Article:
PAKISTAN is looking to buy a lot of LNG amid ongoing countrywide blackouts. The government has just released one of its biggest LNG purchase tenders ever to procure 10 cargoes for delivery through September. Even if its tenders get a response from the international suppliers — considering a restricted LNG market because of the Russia-Ukraine conflict — it will cost Islamabad around $1bn to purchase all those cargoes at current spot market rates. The problem is that it does not have sufficient cash at the moment to buy even a single cargo at present prices.
In the last two months, the government has thrice tried to procure LNG for July delivery. Only one supplier responded the last time, asking the highest-ever price of just below $40mmBtu. The authorities rejected the offer since it was not affordable.
No wonder the coalition government has approached Qatar, one of the world’s largest LNG suppliers with whom Pakistan has had two long-term contracts, for additional shipments of 400mmcf to 500mmcf a month on ‘deferred’ payments to curb the growing power outages in the country.
But the Qatari authorities do not appear enthusiastic about the request due to the massive demand for its gas from Europe as well as owing to Pakistan’s failure to remove bureaucratic impediments to the establishment of a merchant LNG terminal near Karachi.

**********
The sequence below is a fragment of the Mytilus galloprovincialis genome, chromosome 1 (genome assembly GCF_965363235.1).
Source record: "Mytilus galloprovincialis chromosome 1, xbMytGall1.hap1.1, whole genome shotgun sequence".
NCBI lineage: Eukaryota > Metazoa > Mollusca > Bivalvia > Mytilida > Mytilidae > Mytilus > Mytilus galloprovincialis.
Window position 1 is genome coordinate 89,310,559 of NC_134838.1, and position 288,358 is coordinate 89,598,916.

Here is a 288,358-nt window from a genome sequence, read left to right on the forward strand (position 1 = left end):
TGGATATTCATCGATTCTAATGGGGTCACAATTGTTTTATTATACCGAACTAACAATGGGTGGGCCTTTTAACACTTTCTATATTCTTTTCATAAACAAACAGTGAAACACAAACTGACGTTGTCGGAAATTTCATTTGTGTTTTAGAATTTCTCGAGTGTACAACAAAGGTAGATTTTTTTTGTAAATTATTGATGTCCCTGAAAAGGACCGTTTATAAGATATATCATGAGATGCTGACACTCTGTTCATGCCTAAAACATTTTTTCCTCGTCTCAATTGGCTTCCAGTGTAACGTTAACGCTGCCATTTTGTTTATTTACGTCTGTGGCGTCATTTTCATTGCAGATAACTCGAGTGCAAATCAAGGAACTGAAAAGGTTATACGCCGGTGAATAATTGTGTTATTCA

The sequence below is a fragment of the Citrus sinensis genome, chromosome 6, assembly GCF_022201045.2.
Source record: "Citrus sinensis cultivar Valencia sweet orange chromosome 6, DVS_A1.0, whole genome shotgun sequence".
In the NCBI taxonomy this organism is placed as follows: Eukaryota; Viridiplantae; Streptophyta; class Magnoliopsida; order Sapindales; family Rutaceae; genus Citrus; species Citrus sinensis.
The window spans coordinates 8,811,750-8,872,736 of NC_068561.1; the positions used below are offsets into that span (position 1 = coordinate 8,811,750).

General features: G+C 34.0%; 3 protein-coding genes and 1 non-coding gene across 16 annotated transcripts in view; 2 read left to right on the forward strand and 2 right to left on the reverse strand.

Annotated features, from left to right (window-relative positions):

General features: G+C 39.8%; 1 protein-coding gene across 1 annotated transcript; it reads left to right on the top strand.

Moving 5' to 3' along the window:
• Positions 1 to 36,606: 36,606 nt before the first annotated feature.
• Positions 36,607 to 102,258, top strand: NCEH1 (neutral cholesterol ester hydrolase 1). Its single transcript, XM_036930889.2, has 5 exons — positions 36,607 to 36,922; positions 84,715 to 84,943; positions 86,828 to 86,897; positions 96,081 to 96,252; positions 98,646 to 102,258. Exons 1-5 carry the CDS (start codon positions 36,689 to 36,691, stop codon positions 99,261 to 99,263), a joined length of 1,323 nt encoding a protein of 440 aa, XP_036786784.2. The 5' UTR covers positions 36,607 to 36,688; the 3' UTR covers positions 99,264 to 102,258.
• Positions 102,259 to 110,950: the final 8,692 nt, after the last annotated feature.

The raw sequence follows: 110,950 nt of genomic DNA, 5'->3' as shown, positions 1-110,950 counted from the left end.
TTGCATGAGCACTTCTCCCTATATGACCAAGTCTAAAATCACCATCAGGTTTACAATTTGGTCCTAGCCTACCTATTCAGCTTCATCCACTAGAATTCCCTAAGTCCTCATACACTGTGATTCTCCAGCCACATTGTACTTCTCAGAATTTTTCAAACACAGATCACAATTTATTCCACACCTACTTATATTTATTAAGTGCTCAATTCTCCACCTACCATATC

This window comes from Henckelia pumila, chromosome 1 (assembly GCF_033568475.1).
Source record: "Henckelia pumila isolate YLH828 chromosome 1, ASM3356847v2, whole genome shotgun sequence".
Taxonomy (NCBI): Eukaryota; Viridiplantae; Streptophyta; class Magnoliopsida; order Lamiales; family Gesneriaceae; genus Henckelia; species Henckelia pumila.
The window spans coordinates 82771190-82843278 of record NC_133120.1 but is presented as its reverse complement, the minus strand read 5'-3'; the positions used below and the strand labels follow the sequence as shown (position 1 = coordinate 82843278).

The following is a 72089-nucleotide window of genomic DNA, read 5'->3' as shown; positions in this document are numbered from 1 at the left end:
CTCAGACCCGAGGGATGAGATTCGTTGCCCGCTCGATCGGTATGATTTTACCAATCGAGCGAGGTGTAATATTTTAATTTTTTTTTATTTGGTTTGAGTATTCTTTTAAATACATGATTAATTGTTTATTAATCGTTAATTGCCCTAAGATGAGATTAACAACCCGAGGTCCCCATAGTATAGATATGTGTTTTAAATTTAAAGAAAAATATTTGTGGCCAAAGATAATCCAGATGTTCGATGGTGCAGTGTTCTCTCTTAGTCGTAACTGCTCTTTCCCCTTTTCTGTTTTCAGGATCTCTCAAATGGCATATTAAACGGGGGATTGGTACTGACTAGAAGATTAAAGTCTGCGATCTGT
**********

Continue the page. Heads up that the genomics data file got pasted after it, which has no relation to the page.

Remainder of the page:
In order to appease Doha, the minister of state for petroleum, Musadik Malik, has again written to Qatar, expressing Pakistan’s “desire to enhance the number of cargoes of LNG from Qatar under the two existing long-term sale purchase agreements on deferred payments”. At the same time, he has sought to reassure Doha that “the government in Islamabad is diligently working to do away with the stumbling blocks ... to accelerate the process of investment by Qatar Energy in infrastructure development for LNG import”. Will that be enough for Doha to commit more gas to Pakistan at a time it can sell it to any one for cash?
That’s not the only issue the government has to deal with while ramping up LNG supplies. The absence of adequate infrastructure to handle additional gas could also be a problem, which can be tackled in a few months by allowing existing terminals to expand their re-gasification capacity now and removing bureaucratic hurdles in the way of the construction of new ones on a business-to-business model without any government guarantees involved.
Published in Dawn, July 5th, 2022